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Kenny Wayne Shepherd: Lay It on Down
||Kenny Wayne Shepherd, Marshall Altman
|Price in €:
 Baby Got Gone (Dylan Altman/Danny Myrick/Kenny Wayne Shepherd) - 3:02
 Diamonds & Gold (Marshall Altman/Kenny Wayne Shepherd) - 5:17
 Nothing But the Night (Dylan Altman/Danny Myrick/Kenny Wayne Shepherd) - 4:53
 Lay It on Down (Mark Selby/Kenny Wayne Shepherd/Tia Sillers) - 4:14
 She's $$$ (Brian Maher/Kenny Wayne Shepherd/Keith Stegall) - 4:07
 Hard Lesson Learned (Brian Maher/Kenny Wayne Shepherd/Keith Stegall) - 4:29
 Down for Love (Dylan Altman/Danny Myrick/Kenny Wayne Shepherd) - 4:10
 How Low Can You Go (Brian Maher/Kenny Wayne Shepherd/Keith Stegall) - 2:59
 Louisiana Rain (Mark Selby/Kenny Wayne Shepherd/Tia Sillers) - 3:51
 Ride of Your Life (Dylan Altman/Danny Myrick/Kenny Wayne Shepherd) - 3:55
Kenny Wayne Shepherd - Vocals, Guitar, Producer, Executive Producer
Marshall Altman - Keyboards, Percussion, Producer, Background Vocals
Noah Hunt - Vocals
Chris Layton - Drums
Kevin McCormick - Bass
Jim McGorman - Keyboards
Russ Pahl - Pedal Steel Guitar
Paul Armstrong - Trumpet
Carlos Sosa - Saxophone
Raúl Vallejo - Trombone
Chris Bell - Engineer
Shani Gandhi - Assistant Engineer
Elliott Miller - Assistant Engineer
Angela Talley - Assistant Engineer
Eric "ET" Thorngren - Mixing
Bob Ludwig - Mastering
Tony Pro - Art Direction, Cover Illustration
Mollie Corbett - Photography
Kristin Forbes - Photography
Greg Logan - Photography
Joe McEwen - A&R
2017 CD Concord Records - CRE00516
Lay It on Down feels like an intentional retort to Goin' Home, Kenny
Wayne Shepherd's 2014 back-to-the-blues platter. Although Shepherd never
abandons the blues, either as a color or a sensibility, he expands his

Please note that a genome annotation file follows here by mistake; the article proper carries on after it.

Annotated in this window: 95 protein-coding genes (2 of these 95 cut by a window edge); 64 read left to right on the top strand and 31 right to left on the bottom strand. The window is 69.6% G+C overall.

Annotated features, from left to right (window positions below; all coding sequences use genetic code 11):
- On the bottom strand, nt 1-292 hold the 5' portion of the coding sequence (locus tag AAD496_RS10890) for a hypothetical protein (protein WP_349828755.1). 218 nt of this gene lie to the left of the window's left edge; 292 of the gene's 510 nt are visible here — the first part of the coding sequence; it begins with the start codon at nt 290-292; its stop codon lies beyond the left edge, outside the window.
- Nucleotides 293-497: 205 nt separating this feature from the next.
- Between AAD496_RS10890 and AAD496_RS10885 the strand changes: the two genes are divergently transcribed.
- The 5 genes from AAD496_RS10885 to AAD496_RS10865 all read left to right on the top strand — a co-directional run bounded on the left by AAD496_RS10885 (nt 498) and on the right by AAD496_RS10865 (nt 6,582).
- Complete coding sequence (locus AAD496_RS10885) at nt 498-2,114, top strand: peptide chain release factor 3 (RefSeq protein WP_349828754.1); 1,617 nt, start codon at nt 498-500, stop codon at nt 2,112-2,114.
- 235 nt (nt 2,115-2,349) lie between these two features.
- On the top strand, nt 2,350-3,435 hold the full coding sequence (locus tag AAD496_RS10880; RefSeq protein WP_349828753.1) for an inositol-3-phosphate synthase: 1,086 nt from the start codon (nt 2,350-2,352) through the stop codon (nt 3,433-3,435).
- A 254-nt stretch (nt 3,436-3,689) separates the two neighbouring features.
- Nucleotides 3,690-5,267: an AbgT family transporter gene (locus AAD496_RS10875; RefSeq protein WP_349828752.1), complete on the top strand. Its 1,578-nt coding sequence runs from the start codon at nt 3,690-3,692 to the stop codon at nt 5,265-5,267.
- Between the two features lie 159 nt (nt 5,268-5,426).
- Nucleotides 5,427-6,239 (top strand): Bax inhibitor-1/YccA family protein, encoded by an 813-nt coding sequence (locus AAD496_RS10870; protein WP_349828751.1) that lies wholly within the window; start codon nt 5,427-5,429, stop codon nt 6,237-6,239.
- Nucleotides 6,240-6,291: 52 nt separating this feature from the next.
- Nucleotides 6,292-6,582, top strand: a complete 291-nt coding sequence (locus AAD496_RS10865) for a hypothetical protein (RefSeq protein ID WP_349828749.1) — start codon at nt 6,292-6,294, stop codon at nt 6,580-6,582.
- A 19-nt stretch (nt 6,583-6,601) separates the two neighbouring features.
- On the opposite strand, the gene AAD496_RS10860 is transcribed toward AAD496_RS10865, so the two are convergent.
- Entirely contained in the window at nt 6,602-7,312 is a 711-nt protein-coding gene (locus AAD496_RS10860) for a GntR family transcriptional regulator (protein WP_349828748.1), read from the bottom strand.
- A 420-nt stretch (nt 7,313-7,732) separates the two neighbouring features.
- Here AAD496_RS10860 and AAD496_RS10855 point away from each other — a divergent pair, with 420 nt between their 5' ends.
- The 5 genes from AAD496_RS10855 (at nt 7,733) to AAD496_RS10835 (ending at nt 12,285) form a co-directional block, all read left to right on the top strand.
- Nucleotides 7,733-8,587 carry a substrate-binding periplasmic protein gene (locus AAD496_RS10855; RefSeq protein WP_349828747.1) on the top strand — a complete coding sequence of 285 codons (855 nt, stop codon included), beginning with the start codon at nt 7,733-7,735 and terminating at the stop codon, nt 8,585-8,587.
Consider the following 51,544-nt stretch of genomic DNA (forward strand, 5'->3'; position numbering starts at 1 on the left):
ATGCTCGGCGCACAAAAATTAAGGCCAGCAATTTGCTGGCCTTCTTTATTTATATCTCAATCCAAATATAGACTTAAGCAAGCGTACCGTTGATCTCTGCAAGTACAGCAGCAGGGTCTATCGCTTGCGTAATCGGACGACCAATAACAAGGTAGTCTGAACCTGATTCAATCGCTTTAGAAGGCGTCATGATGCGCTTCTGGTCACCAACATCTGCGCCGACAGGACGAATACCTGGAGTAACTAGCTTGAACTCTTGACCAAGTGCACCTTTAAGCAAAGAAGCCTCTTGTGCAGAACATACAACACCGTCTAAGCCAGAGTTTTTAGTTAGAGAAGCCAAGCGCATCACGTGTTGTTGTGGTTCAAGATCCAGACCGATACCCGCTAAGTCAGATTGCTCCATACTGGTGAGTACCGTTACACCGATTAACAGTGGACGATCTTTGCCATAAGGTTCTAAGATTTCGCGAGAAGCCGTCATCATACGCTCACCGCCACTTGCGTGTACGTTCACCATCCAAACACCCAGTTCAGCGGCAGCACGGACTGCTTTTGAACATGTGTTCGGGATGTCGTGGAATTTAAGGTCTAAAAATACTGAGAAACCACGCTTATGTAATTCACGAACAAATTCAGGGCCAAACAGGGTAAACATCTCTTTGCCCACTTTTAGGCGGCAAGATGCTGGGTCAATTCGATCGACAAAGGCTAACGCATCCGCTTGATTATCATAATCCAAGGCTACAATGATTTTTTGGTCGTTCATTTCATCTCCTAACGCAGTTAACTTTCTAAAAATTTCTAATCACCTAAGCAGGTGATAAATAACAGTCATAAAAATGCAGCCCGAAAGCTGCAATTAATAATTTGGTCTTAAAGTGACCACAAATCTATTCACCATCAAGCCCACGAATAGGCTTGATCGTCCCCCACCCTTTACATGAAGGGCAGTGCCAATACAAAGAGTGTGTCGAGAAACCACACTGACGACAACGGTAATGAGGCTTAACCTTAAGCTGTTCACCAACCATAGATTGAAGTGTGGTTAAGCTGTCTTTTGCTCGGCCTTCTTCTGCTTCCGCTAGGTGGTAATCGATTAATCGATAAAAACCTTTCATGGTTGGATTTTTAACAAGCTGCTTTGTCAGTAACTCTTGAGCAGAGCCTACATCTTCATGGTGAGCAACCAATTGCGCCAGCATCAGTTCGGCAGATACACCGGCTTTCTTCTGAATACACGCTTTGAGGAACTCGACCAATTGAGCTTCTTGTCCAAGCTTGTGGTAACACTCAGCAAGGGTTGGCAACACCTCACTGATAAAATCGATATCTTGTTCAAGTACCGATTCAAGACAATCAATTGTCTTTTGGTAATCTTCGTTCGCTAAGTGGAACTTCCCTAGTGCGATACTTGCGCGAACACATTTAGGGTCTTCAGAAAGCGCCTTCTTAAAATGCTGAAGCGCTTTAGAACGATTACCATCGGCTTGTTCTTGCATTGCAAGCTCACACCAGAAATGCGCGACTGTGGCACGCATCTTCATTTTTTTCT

palette considerably on this 2017 album, opening himself up to soul,
country, and hard rock. Working with producer Marshall Altman for the
first time, Shepherd takes pains to make Lay It on Down feel like a
classic rock record, recording on analog and keeping its ten tracks
weighing in at a tight 41 minutes. Another old-fashioned hallmark
flaunted on Lay It on Down is how the focus is on vibe, Shepherd digging
into the grooves even when the song is a sepia-toned bit of folk-rock.
Naturally, there is plenty of space for chops and solos, but Shepherd
shows restraint, riding the rhythms of his Southern soul vamps,
nocturnal riffs, backwoods picking, and gospel ballads. This variety,
when melded with such tasteful execution, turns Lay It on Down into not
only one of Shepherd's richest records but one of his best.
Rating 3,5 out of 5.
Stephen Thomas Erlewine - All Music Guide
Kenny Wayne Shepherd is already considered to be at the forefront of
contemporary blues. This time around, Kenny applied his talents to
writing by woodshedding with several prominent Nashville hit
song-writing teams (Keith Stegall, Mark Selby & Tia Sillers,
Marshall Altman, Dylan Altman & Danny Myrick). Marrying these songs
with his trademark guitar-playing will help expand his already growing
base. The album is produced by Marshall Altman (Natasha Bedingfield,
Matt Nathanson, Kate Voegele, Amy Grant).
The Kenny Wayne Shepherd Band shoots wide on its upcoming eighth album Lay It On Down -- by design.
"I wanted to grab from several different genres," Shepherd tells
Billboard. On Lay It On Down, due out Aug. 4, that means running the
gamut from hard rockers such as "Baby Got Gone," soulful workouts like
"Diamonds & Gold," the bluesy shuffles of "Down For Love" and "The
Ride Of Your Life" and countrified ballads in the weepy "Hard Lesson
Learned," "Louisiana Rain" and the title track, which is premiering
"The goal was to make a contemporary sounding record," Shepherd
explains, "something that was new and fresh and obviously doesn't sound
like many of my other records. The last record I did (2014's Goin' Home)
was traditional blues, so on this one I needed to do some different
things, and I think we did."
The gentle "Lay It On Down" -- which Shepherd co-wrote with "Blue On
Black" collaborators Mark Selby and Tia Sillers -- certainly represents
something different for Shepherd and company. "It's, like, a midtempo
ballad, which surprises some people, but I love ballads," Shepherd says.
"I grew up in the era of the power ballad. That was the biggest thing
on the radio when I was a teenager, those rock n' roll ballads. So I'm a
sucker for a good ballad and wanted to have one on this record." But
there's more to "Lay It on Down" than might immediately be evident.